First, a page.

The Governments of Uganda, Democratic Republic of the Congo (DRC) and Tanzania have signed Memoranda of Understanding (MoU) for the management of Semliki Delta and Sango Bay-Minziro transboundary wetlands. Anchored on two joint management plans developed in 2020, these MoU will aid in the governance and sustainable use Semliki Delta wetland which borders Uganda and DRC and Sango Bay-Minziro that straddles Uganda and Tanzania. They provide critical ecosystem services directly to 48,000 and 455,000 local communities respectively and for biodiversity conservation.
Semliki Delta ecosystem services are estimated worth is up to US$ 28 million per year and are used for agriculture, fishing, livestock grazing and construction. It is home to Queen Elizabeth and Murchison Falls National Parks which harbour thousands of birds, fish, insects, reptiles, plants and other biodiversity. The transboundary wetland has three key Ramsar sites – Lake George, Murchison Falls-Albert Delta Wetland System and Rwenzori Mountains. It also acts as an effective carbon sink in the region.
Sango Bay-Minziro’s services are worth approximately US$ 236 million per year and are critical for livestock grazing and crop farming, water regulation and supply, carbon storage and are rich in biodiversity. Minziro harbour a unique natural forest reserve found in central and western Africa.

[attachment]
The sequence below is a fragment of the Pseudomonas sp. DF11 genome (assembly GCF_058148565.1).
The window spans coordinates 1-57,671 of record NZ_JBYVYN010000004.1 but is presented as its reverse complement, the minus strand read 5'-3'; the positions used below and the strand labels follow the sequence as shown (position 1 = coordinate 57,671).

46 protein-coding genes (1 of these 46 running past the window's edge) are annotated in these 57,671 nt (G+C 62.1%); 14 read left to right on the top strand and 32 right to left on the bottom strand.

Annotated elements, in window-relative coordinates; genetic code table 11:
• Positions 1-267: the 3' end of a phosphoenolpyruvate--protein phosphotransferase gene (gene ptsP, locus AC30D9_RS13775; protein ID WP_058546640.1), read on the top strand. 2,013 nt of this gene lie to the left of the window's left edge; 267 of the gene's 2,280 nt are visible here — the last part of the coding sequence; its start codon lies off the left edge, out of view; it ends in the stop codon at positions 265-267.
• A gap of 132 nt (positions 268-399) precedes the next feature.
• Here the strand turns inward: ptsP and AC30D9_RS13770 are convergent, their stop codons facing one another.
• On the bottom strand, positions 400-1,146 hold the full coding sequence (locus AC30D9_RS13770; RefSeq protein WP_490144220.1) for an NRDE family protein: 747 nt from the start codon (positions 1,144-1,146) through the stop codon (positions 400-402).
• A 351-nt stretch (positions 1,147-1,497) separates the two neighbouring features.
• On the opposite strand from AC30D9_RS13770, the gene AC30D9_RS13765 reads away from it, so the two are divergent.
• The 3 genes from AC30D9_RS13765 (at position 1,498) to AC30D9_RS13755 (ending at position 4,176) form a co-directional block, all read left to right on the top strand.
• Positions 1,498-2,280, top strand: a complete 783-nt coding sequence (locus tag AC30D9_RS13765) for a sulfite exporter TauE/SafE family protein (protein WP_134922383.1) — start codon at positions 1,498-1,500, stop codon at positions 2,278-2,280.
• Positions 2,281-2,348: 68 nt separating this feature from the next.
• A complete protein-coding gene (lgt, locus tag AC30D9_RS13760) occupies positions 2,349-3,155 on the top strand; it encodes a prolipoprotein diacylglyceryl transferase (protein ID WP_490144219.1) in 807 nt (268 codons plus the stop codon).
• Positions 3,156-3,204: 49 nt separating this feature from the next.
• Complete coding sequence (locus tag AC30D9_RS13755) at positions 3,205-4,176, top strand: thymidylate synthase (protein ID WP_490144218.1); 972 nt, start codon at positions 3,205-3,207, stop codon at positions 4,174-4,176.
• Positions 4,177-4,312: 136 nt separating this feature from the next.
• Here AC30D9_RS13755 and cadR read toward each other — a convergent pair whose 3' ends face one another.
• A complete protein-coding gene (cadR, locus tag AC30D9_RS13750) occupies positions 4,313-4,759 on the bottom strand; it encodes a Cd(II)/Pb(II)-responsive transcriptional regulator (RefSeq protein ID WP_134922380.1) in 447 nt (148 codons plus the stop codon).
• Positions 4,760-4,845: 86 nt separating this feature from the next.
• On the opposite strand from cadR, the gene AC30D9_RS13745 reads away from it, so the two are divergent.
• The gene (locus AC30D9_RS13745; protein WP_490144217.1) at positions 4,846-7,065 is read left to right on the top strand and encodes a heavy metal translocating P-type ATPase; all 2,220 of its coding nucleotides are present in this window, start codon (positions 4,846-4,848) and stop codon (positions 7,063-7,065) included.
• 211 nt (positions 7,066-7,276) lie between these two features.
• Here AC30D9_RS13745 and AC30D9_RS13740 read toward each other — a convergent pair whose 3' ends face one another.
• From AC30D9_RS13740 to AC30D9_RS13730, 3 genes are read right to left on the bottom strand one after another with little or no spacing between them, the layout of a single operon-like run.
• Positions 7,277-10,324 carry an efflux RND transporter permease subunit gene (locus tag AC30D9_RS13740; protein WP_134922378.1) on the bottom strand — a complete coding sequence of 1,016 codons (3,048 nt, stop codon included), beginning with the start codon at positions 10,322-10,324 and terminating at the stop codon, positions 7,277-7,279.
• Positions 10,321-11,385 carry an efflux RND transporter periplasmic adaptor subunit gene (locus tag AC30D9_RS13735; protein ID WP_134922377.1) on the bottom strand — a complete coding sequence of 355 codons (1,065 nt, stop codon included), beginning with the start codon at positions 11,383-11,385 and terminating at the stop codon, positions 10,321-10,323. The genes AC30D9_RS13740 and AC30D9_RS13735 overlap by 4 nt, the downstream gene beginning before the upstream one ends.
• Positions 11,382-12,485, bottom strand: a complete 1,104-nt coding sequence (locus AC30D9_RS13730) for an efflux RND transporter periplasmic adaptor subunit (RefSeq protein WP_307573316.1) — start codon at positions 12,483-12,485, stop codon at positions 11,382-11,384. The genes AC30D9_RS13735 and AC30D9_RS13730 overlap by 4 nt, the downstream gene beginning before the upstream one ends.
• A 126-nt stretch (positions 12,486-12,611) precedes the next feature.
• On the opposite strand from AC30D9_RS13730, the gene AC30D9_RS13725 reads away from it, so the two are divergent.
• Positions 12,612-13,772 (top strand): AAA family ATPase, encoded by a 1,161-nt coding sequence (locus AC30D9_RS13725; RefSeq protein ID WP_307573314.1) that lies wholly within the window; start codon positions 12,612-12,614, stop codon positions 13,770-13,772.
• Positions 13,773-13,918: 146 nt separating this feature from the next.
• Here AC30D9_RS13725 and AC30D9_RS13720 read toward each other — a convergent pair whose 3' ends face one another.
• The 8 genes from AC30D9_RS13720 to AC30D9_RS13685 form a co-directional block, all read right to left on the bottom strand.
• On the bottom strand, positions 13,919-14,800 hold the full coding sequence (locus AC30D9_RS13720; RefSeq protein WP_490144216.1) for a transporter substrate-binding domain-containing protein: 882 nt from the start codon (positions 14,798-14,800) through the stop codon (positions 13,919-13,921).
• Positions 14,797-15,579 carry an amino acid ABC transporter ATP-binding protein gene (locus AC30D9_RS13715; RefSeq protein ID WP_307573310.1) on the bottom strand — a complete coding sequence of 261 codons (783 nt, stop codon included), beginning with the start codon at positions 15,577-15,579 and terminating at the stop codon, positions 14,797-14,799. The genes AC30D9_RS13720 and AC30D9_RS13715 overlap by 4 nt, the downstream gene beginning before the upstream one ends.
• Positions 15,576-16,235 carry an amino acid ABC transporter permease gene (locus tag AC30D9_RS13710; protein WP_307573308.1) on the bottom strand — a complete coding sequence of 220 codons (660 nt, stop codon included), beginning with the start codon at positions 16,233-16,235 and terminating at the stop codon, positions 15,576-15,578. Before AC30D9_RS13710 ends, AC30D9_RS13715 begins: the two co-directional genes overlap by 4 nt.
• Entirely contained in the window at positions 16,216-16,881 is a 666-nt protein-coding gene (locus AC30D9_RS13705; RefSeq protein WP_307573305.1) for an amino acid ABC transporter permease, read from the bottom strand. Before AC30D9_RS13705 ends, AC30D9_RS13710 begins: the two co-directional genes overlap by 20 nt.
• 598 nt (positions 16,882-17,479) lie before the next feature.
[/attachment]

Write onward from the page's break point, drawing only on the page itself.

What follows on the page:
Both wetlands face similar challenges such as poor agricultural practices and river banks degradation, overfishing, sand harvesting and vagaries of climate changes. However, Semliki has a unique threat as the river course shifts due to unsustainable practices upstream and degradation leading to high sedimentation downstream causing conflict on either side of the countries. Most of the river and delta forms the boundary between the two states.
Speaking after the Semliki Delta MoU signing ceremony, Jackson Twinomujuni, Commissioner for International Transboundary Water Affairs Department under Uganda’s Ministry of Water and Environment said, “River Semliki drains huge areas in Uganda and DRC and therefore there is need for joint structures for the use of this wetland. After a consultative process, a management plan was developed last year and we are now working on how to implement it. One of the implementation points is the formation of transboundary management committee(s) that will address challenges such as conflict arising from shifting of the river and many others.”
Lungu Malutshi, Director in the Ministry of Environment and Sustainable Development for DRC stated, “Uganda and DRC are one and the same people sharing the Semliki Delta wetland. We must therefore work together as benefits from the ecosystem such as fisheries are not just local but also transnational.”
This initiative is part of the conservation and sustainable management of three transboundary wetlands in four countries that form part of the Nile Basin: Semliki Delta between Uganda and DRC, Sango Bay-Minziro in Uganda and Tanzania and Sio-Siteko straddling Kenya and Uganda. It is funded by the German Government and GIZ with Nile Basin Initiative and Wetlands International as the implementing partners working in collaboration with the national governments, devolved authorities, local communities and civil society organisations.
Lead image: Semliki Delta with DRC’s Rwenzururu Hills in the backdrop